If you are an indie game developer, you’ve probably been to major gaming events like E3, Pax West, Pax East, Games Com, Tokyo Game Show or China Joy as a fanboy.
Maybe you’ve dreamed of bringing your own game to these events one day.
So the day has come when you have a game (or half of it) to showcase. But then you realize that getting even a tiny booth at one of these conventions will set you back a few thousand bucks, money that you will have to beg or borrow. So you ask yourself if it is going to be worth it. But before you ask that question, perhaps the better question to ask is – ‘what are you trying to achieve by exhibiting at an event’?
One of the obvious reasons for attending game shows is to generate awareness for your new game.
With tens to hundreds of thousands of gamers visiting these events, it is a great opportunity to showcase your game and generate some buzz.
A bonus would be when the press visits your booth and does a coverage on your game on a popular website, social media or gasp … National TV. We were very fortunate to have all the above happen to us when we exhibited Sairento VR at the Tokyo Game Show.
The credit goes to our partner VAQSO who gave us a spot in their pavilion and herded the press members our way.
If you don’t have the benefit of a partner like VAQSO, you can still attract the press by doing the following –
- Before you go to the event, try to find out which press would be visiting and reach out to them
- Make sure you have something news worthy to pitch and give them a good solid reason to visit your booth
- Bring your best people to the booth and maintain a high level of energy in showcasing your game
- Stay vigilant at all times for the moment the press drops by and do your best to impress
So you had a great time showcasing your game to thousands of gamers at one of these major events. Many of them shake hands with you congratulating you on a job well done and you rub your hands in glee waiting for the money to come rolling in.
And the sales figures barely register a tick. OK, maybe one or two, but it’s definitely not moving the needle.
You see, generating awareness for your game may not necessarily translate to sales.
A possible reason of course is that your game sucks. If it does then any awareness is just going to warn people to stay away from your game.
But assuming your game is decent but not yet ready, then obviously people won’t have a channel to buy it unless your are on Steam’s Early Access program or on some crowd-funding platform.
Another reason could be simply that the platform your game is on doesn’t have a high penetration rate yet. For example, when we went to major events like Games Com in Germany and Tokyo Game Show in Japan to showcase Sairento VR, we had relentlessly long queues of people from morning til evening, but it generated very little in terms of sales in those regions. But when our partner took Sairento to Pax East and West, our sales shot up, showing us that the penetration rate of VR headsets was higher in the US than in Europe and Japan.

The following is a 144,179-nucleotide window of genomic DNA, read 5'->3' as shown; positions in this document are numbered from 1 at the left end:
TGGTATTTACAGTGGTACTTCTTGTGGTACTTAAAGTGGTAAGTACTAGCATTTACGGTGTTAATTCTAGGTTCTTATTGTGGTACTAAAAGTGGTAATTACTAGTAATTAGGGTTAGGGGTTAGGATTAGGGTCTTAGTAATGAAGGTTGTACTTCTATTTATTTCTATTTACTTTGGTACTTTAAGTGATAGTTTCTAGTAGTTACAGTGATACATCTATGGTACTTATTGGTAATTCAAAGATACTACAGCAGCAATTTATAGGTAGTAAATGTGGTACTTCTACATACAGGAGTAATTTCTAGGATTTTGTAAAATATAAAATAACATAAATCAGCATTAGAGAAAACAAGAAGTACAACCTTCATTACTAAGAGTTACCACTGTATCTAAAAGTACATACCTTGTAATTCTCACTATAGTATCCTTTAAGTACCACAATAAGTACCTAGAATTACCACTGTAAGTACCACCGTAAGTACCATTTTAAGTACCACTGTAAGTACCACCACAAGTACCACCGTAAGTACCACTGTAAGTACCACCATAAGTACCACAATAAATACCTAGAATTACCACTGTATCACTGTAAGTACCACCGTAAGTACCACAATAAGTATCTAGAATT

There are a few kinds of business opportunities you can seek out at gaming events.
Publishing | Ask any indie game developer what they need most and they will usually tell you ‘funding’. Ask them from whom they think they can secure the funding and they will almost always echo ‘publishers’. Well, the good news is that there are plenty of publishers to speak to at gaming events. But the thing is you may not always need to or want to work with one. I’ve written an article on this topic here – Do You Really Need A Game Publisher?
Distribution | Perhaps you are looking for boxed retail distributors for your game? If so, gaming events are pretty useful for that. Our PSVR boxed retail distributor found us when he wandered to our booth at Games Com. And the funny thing was, he had offices in Singapore (where we are based) but he only found out about our game all the way in Germany!
Licensees | If your game is a big hit, you can seek out licensing agents or licensees who specialize in making and selling game merchandise to represent or license your game IP to make into all kinds of paraphernalia.
Collaboration | Game shows are not a bad place to look for other developers, artists, sound designers, etc to work with you on your latest game.
Vendors | Or if you have some budget and would rather outsource than to look for collaborators, you could visit the vendors’ booths which provide all sorts of services, including localization, character design, animation, foley and sound effects, music composing, etc.
If your game is already popular, you probably want to take the opportunity to meet up with fans, take some photos with them, build up rapport and give them freebies for being your supporters.
A lot of game developers focus on looking for new customers but forget that the old customers are the ones who have proven their loyalty and willingness to support them. Meet-and-greet sessions during such major events is a great opportunity to connect with them, let know them about your future plans and retain their support for the longer term.
And of course before you go to the event, it is best to shout out on social media and let your fans know that you will be attending the show. Give them a sneak preview of what you may be bringing to give away and be sure to wear a t-shirt showcasing your game or company.